NEW YORK (
(MS - Get Report)
was the loser among the largest U.S. banks after the markets reopened Tuesday after the holiday break, with shares sliding 3% to close at $15.29.
While the broad indexes saw slight increases for the session, the
KBW Bank Index
pulled back 1% to close at 39.60, with 19 out of 24 index components seeing declines.
Economic news was mixed. The Conference Board said that its measure of consumer confidence for December was 64.5, exceeding a forecast of 58.3 among economists polled by Thomson Reuters and improving from 55.2 in November. Meanwhile, there was a report of a continued overall decline in U.S. housing prices, with the S&P/Case-Shiller 20-city index of national home prices falling to 1.2% in October, far exceeding the 0.4% decline expected by economists polled by Thomson Reuters.
Morgan Stanley has been one of the more volatile names among the big banks this year, and was included last week among
10 New York Bank Stocks With Most Upside for 2012
. Based on a revised consensus price target of $22.36, analysts polled by FactSet see 42% upside for the shares in 2012.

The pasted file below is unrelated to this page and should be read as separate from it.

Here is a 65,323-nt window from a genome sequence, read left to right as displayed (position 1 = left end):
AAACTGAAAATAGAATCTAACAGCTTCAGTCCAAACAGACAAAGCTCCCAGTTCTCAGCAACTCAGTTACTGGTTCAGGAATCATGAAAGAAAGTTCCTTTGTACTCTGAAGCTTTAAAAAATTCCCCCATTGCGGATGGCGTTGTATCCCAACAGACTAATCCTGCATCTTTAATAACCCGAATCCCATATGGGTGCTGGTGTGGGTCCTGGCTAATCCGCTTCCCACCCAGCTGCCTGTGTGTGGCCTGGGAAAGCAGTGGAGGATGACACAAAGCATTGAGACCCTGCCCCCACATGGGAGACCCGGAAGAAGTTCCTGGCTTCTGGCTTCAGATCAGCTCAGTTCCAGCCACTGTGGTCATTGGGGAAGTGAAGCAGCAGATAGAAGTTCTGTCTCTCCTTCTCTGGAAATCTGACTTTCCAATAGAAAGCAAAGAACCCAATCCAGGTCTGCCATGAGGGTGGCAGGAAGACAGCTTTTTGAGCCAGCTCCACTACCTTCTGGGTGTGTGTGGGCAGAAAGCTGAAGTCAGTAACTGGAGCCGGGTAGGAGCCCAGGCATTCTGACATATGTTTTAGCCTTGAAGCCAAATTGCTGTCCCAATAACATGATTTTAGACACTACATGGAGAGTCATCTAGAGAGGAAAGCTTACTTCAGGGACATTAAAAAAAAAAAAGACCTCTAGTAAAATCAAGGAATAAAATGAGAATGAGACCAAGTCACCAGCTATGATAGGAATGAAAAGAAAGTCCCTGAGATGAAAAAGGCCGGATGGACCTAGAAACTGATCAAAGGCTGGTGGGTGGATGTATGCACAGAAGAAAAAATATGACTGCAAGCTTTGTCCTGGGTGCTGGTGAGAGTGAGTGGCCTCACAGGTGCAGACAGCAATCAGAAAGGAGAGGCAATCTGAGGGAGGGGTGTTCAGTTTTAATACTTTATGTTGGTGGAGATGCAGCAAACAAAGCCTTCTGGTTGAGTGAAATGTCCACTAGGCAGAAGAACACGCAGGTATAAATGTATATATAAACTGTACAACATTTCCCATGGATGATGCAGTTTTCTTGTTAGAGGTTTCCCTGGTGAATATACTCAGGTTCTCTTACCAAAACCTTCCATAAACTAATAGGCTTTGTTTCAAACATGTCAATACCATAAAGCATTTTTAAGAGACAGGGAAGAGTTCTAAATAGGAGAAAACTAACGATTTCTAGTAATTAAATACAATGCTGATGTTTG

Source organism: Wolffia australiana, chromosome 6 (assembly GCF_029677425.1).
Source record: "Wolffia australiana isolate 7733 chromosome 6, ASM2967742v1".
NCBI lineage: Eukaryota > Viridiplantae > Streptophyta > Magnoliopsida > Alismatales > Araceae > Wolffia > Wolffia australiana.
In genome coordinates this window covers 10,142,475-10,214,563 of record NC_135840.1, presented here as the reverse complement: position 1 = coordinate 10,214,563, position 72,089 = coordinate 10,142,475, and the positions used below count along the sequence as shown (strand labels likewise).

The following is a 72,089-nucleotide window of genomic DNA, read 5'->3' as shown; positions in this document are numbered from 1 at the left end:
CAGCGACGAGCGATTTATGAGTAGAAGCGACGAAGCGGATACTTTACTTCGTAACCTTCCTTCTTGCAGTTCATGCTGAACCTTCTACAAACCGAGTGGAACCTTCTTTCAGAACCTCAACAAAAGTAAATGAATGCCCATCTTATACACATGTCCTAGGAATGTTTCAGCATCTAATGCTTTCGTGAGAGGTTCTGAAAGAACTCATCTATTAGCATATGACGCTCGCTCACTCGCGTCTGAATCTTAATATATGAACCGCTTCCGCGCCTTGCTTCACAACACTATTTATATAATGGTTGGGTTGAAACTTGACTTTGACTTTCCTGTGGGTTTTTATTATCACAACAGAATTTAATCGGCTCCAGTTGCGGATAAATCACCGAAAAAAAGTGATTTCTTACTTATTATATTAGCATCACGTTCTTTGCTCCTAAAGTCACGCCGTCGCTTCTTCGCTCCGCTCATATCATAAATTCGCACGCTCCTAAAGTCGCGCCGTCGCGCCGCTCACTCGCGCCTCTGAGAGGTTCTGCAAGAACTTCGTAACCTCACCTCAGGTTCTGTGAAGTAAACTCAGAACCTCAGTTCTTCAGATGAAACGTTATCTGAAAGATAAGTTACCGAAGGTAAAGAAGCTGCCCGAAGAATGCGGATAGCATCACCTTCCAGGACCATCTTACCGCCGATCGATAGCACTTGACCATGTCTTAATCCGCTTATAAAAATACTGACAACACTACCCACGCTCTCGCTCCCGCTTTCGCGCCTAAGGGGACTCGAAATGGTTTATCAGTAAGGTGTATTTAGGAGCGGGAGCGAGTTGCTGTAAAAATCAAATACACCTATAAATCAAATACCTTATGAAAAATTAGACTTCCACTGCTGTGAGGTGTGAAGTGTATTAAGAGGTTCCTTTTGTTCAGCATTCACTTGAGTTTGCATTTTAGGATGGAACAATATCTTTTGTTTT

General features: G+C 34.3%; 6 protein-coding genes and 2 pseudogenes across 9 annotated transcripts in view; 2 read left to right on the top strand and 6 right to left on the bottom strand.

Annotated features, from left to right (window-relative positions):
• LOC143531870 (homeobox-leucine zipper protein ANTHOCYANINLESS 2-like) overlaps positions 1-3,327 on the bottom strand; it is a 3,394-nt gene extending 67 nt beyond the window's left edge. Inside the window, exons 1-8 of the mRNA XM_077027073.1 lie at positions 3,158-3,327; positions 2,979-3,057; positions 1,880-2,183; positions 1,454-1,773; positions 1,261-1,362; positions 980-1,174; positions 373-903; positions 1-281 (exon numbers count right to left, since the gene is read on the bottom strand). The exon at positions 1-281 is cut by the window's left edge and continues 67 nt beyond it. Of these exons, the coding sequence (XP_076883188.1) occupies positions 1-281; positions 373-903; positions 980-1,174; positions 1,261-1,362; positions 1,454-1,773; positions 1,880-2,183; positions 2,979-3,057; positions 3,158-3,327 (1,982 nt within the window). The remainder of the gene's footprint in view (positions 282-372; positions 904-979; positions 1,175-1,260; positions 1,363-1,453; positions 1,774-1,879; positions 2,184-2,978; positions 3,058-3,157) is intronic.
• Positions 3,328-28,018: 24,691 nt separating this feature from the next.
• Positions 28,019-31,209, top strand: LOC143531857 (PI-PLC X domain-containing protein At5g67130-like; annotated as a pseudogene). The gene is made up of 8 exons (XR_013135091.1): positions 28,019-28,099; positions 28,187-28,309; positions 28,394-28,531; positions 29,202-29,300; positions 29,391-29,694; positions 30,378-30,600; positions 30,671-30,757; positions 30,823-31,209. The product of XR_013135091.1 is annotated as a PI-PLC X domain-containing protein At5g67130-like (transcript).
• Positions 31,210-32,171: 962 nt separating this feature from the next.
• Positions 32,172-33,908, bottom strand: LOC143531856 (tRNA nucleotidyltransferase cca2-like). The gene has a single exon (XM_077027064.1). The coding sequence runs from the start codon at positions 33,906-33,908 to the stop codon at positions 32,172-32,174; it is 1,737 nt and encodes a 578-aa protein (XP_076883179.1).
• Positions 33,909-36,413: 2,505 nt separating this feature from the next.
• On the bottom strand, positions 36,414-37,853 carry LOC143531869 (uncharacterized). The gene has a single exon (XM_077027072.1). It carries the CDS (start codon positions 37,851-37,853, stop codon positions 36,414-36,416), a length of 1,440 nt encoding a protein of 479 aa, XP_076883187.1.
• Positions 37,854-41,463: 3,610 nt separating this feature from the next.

Investors will see a messy fourth-quarter earnings report for the company, following Morgan Stanley's settlement with
over claims related to credit default swaps on commercial mortgage-backed securities, which will result in a $1.8 billion pre-tax charge.
Richard Staite of Atlantic Equities estimated that Morgan Stanley would post a 51-cent fourth-quarter loss.
Interested in more on Morgan Stanley? See TheStreet Ratings' report card for
Bank of America
(BAC - Get Report)
declined over 2% to close at $5.48, after rising 8% last week.
The stock continues to be the most heavily discounted among the largest U.S. banks, with shares trading at just 0.4 times their Sept. 30 tangible book value of $13.20, according to SNL Financial.
Along with the regulatory onslaught being faced by all the major banks, investors are concerned about Bank of America's capital adequacy, as the company's Sept. 30 Tier 1 common equity ratio of 8.65% according to SNL, was the lowest among the "big four" U.S. banks.